Fast fashion: The dark side
Also exposed in the documentary, The True Cost, is a story of unimaginable hardship, akin to slavery, as well as being the world’s second biggest polluter (after oil).
Forced to work for approximately $10 per month, workers suffer as the managers compete to retain the business of big brands. In turn, succumbing to the pressure to produce even cheaper garments. The workers have no rights and in one interview a worker describes brutal assault of those daring to request better conditions and wages.
Farmers of the raw materials, such as cotton, have become trapped in the cycle of ‘round up ready’ cotton seed. That is, seed which is genetically modified to be resistant to round up. They then require the use of round up herbicides, which have been declared as cancer causing by the World Health Organisation. Find our more about this in our recent article why buy organic.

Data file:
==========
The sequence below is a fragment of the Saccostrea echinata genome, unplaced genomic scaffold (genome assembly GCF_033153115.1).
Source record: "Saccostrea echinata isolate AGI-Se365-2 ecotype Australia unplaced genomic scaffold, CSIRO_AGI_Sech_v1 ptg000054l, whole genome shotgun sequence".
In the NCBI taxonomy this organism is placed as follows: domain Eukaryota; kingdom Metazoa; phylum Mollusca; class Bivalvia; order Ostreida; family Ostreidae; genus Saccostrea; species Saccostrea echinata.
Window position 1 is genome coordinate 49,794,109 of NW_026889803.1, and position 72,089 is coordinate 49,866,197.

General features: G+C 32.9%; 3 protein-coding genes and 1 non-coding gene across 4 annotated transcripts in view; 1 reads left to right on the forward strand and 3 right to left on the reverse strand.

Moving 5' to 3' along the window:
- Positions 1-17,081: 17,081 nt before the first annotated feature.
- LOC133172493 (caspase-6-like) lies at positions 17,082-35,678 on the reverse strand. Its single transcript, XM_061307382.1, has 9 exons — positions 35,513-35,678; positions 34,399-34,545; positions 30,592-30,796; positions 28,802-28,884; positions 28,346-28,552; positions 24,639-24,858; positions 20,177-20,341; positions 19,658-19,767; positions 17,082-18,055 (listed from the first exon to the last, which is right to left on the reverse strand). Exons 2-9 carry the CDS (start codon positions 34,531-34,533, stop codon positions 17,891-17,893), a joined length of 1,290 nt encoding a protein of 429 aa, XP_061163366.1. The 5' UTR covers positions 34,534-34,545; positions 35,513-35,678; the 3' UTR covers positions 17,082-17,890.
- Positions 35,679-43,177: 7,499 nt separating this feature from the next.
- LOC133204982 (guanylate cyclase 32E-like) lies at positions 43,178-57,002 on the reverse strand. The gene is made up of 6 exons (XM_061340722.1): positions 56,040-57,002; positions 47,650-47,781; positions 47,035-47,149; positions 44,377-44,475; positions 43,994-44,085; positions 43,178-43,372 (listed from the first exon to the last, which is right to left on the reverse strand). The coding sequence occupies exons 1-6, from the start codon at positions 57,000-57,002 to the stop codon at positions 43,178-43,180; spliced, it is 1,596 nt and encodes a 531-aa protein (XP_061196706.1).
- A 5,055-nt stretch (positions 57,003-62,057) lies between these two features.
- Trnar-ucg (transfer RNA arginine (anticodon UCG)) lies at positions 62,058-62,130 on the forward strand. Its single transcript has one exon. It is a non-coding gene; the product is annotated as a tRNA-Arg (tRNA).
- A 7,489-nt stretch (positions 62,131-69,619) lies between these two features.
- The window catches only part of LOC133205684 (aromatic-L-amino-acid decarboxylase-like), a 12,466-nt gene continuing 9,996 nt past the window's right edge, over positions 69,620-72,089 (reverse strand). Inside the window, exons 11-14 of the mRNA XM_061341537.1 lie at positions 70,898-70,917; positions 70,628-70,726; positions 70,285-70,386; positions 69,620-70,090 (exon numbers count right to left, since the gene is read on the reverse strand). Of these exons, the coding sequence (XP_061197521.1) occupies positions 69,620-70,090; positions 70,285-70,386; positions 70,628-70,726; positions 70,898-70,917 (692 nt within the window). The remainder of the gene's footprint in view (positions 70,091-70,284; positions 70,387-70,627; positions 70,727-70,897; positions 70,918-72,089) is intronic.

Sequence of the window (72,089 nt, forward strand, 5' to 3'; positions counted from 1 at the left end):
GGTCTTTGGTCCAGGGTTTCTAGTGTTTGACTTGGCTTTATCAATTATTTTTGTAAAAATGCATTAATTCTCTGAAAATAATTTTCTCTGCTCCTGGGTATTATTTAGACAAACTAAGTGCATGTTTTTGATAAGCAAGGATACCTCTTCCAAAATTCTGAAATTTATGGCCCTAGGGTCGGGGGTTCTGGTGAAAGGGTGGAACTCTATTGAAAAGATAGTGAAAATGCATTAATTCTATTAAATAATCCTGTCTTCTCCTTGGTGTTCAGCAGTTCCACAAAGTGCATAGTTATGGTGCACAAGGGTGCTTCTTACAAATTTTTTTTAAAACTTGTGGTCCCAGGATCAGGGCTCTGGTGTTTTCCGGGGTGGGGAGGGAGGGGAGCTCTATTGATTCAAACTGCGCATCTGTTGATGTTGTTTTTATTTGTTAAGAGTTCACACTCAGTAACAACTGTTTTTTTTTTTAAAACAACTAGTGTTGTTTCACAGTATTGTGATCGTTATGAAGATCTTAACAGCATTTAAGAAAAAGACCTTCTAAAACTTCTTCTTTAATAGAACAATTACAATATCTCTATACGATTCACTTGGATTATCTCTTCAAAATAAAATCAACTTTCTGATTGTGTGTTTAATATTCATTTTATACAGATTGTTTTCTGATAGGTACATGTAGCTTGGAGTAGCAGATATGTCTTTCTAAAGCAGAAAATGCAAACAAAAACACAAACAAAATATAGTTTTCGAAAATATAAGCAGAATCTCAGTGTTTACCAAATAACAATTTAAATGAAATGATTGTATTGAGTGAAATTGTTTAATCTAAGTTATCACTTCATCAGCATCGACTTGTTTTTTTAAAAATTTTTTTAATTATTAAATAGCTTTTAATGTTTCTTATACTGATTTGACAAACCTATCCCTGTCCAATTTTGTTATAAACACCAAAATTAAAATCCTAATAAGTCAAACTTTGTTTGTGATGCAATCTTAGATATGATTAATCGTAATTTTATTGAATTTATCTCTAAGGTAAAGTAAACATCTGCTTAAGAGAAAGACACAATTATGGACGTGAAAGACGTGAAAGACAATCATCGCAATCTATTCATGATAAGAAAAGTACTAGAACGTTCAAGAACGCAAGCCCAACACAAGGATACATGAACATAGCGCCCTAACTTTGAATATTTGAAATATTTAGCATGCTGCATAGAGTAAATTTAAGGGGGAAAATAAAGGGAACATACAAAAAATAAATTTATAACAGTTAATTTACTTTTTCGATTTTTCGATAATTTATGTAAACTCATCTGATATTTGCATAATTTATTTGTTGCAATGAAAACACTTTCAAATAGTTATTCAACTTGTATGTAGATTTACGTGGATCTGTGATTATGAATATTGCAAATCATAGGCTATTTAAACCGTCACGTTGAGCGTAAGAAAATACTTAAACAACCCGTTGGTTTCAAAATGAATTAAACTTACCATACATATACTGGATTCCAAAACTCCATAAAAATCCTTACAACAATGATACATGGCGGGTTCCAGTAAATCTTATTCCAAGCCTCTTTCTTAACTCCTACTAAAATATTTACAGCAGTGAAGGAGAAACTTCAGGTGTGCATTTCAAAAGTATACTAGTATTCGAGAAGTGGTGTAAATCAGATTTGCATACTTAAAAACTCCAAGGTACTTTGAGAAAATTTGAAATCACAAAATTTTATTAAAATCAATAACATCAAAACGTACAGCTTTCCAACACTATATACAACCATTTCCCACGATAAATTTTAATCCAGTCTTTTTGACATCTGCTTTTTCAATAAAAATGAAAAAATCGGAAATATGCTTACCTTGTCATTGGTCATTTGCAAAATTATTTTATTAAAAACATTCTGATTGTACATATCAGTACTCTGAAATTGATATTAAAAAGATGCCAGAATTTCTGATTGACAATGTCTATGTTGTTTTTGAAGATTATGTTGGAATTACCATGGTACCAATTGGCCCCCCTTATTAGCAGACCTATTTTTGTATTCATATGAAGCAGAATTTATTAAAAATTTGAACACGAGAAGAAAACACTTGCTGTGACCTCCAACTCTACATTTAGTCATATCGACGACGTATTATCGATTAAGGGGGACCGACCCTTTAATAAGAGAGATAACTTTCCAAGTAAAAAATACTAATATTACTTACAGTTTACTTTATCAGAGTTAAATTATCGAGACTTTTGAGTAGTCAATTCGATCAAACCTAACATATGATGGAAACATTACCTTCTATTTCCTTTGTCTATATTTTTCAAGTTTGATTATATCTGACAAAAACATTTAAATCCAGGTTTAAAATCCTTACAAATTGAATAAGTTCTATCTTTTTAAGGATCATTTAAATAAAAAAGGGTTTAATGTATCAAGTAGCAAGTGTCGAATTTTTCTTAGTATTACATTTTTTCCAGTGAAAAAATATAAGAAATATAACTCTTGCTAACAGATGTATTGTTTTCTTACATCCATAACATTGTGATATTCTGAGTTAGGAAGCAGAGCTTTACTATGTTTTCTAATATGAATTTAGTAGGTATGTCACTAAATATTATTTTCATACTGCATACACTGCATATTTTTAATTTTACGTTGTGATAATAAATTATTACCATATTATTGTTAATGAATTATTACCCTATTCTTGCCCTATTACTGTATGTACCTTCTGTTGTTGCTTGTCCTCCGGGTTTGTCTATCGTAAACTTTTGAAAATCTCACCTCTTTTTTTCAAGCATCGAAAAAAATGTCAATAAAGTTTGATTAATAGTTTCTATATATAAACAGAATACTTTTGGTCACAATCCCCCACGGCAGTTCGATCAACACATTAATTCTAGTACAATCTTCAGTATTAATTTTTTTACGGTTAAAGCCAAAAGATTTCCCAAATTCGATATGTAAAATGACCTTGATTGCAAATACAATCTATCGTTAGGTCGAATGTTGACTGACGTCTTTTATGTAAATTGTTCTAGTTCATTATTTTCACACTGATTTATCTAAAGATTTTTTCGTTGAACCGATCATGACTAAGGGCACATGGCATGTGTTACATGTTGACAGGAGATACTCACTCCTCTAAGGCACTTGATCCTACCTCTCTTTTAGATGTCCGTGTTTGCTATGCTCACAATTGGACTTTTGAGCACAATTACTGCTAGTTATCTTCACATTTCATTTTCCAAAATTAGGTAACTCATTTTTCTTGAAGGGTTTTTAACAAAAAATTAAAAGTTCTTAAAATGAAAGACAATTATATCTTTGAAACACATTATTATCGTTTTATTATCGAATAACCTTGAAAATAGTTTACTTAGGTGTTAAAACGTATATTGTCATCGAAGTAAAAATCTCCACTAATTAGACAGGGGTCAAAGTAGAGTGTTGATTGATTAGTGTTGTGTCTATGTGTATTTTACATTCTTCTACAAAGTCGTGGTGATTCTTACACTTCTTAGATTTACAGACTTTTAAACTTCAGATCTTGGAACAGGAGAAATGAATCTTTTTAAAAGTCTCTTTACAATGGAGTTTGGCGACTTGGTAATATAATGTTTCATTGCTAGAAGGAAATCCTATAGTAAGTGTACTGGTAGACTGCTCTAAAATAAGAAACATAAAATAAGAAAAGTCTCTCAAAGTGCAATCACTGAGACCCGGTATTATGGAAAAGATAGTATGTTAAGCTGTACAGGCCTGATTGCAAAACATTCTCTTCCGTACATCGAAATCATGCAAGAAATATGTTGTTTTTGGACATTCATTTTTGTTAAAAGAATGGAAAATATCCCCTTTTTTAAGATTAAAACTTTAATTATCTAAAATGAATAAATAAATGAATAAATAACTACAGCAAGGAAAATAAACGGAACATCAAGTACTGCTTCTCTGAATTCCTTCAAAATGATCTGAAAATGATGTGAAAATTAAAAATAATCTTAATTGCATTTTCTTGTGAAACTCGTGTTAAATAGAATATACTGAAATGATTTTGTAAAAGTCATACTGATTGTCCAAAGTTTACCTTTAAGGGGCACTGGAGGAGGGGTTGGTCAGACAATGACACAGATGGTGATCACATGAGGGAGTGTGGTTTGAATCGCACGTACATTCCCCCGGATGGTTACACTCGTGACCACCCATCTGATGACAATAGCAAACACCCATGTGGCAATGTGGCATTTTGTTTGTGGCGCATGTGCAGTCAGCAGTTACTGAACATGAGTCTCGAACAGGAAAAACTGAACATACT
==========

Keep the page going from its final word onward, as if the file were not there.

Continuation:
After our insatiable appetite for cheap clothing wreaks havoc with communities, the throw-away clothing then ends up in landfill or returned to third world countries, such as Haiti. In turn, crippling their own clothing manufacturing industry. This system is not ethical or sustainable on any level.
The clothing giants argue that their business provide jobs that would not otherwise exist, however declined to be interviewed for the film. We, the consumers, are at the end of the supply chain, and as such, collectively have the power to change this abhorrent practice (fashion is just one area where workers in third world countries are exploited for our indulgence). We can only imagine that if people were aware of the level of exploitation and environmental impact, most would be willing to pay a little more if it meant that those who produced the garment could have a better life.
This is only a small snapshot of a disturbing but informative film. We highly recommended watching it, as well as considering ways in which we can be more conscious of our consumption, sourcing garments that observe free trade standards and demanding accountability from big brands. Some tips as to how to do this can be found on The True Cost as well as The Fashion Revolution.